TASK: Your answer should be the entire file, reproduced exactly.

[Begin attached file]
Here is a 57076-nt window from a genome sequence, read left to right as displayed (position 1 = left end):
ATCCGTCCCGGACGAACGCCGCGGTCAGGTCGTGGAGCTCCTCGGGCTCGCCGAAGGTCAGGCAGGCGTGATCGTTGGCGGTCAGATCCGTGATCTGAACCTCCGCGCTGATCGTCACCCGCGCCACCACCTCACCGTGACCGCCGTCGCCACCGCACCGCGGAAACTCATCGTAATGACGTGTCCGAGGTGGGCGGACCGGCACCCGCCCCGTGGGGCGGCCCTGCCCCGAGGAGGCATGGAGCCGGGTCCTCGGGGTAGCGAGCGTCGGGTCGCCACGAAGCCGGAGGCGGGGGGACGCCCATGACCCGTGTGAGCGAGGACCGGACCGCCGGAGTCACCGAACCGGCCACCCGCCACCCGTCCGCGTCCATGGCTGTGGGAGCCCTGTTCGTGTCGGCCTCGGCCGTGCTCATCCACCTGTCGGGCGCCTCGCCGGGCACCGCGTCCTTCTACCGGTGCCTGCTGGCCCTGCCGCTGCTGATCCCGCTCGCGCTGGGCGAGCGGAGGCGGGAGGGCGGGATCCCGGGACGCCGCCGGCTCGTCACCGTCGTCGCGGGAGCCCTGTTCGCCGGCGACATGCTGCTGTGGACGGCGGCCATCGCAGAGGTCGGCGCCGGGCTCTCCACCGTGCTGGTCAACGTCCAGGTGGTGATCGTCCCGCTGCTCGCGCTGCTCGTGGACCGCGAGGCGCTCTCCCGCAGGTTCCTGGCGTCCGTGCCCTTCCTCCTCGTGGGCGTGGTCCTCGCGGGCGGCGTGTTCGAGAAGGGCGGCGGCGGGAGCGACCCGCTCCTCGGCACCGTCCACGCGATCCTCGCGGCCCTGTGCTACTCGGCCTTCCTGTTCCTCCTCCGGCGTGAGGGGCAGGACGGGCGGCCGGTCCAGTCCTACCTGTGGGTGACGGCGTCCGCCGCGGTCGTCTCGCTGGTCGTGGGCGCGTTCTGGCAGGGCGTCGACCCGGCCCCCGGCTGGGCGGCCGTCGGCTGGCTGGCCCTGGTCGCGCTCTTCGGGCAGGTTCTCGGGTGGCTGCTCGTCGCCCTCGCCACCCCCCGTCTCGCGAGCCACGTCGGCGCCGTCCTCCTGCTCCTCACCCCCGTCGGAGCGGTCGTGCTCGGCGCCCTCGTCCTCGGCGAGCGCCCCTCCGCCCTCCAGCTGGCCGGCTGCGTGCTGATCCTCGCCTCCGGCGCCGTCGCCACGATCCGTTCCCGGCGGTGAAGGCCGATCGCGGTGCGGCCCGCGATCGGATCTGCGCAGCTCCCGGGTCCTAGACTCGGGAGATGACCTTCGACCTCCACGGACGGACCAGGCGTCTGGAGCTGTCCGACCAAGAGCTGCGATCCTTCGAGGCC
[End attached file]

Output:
Here is a 57076-nt window from a genome sequence, read left to right as displayed (position 1 = left end):
ATCCGTCCCGGACGAACGCCGCGGTCAGGTCGTGGAGCTCCTCGGGCTCGCCGAAGGTCAGGCAGGCGTGATCGTTGGCGGTCAGATCCGTGATCTGAACCTCCGCGCTGATCGTCACCCGCGCCACCACCTCACCGTGACCGCCGTCGCCACCGCACCGCGGAAACTCATCGTAATGACGTGTCCGAGGTGGGCGGACCGGCACCCGCCCCGTGGGGCGGCCCTGCCCCGAGGAGGCATGGAGCCGGGTCCTCGGGGTAGCGAGCGTCGGGTCGCCACGAAGCCGGAGGCGGGGGGACGCCCATGACCCGTGTGAGCGAGGACCGGACCGCCGGAGTCACCGAACCGGCCACCCGCCACCCGTCCGCGTCCATGGCTGTGGGAGCCCTGTTCGTGTCGGCCTCGGCCGTGCTCATCCACCTGTCGGGCGCCTCGCCGGGCACCGCGTCCTTCTACCGGTGCCTGCTGGCCCTGCCGCTGCTGATCCCGCTCGCGCTGGGCGAGCGGAGGCGGGAGGGCGGGATCCCGGGACGCCGCCGGCTCGTCACCGTCGTCGCGGGAGCCCTGTTCGCCGGCGACATGCTGCTGTGGACGGCGGCCATCGCAGAGGTCGGCGCCGGGCTCTCCACCGTGCTGGTCAACGTCCAGGTGGTGATCGTCCCGCTGCTCGCGCTGCTCGTGGACCGCGAGGCGCTCTCCCGCAGGTTCCTGGCGTCCGTGCCCTTCCTCCTCGTGGGCGTGGTCCTCGCGGGCGGCGTGTTCGAGAAGGGCGGCGGCGGGAGCGACCCGCTCCTCGGCACCGTCCACGCGATCCTCGCGGCCCTGTGCTACTCGGCCTTCCTGTTCCTCCTCCGGCGTGAGGGGCAGGACGGGCGGCCGGTCCAGTCCTACCTGTGGGTGACGGCGTCCGCCGCGGTCGTCTCGCTGGTCGTGGGCGCGTTCTGGCAGGGCGTCGACCCGGCCCCCGGCTGGGCGGCCGTCGGCTGGCTGGCCCTGGTCGCGCTCTTCGGGCAGGTTCTCGGGTGGCTGCTCGTCGCCCTCGCCACCCCCCGTCTCGCGAGCCACGTCGGCGCCGTCCTCCTGCTCCTCACCCCCGTCGGAGCGGTCGTGCTCGGCGCCCTCGTCCTCGGCGAGCGCCCCTCCGCCCTCCAGCTGGCCGGCTGCGTGCTGATCCTCGCCTCCGGCGCCGTCGCCACGATCCGTTCCCGGCGGTGAAGGCCGATCGCGGTGCGGCCCGCGATCGGATCTGCGCAGCTCCCGGGTCCTAGACTCGGGAGATGACCTTCGACCTCCACGGACGGACCAGGCGTCTGGAGCTGTCCGACCAAGAGCTGCGATCCTTCGAGGCC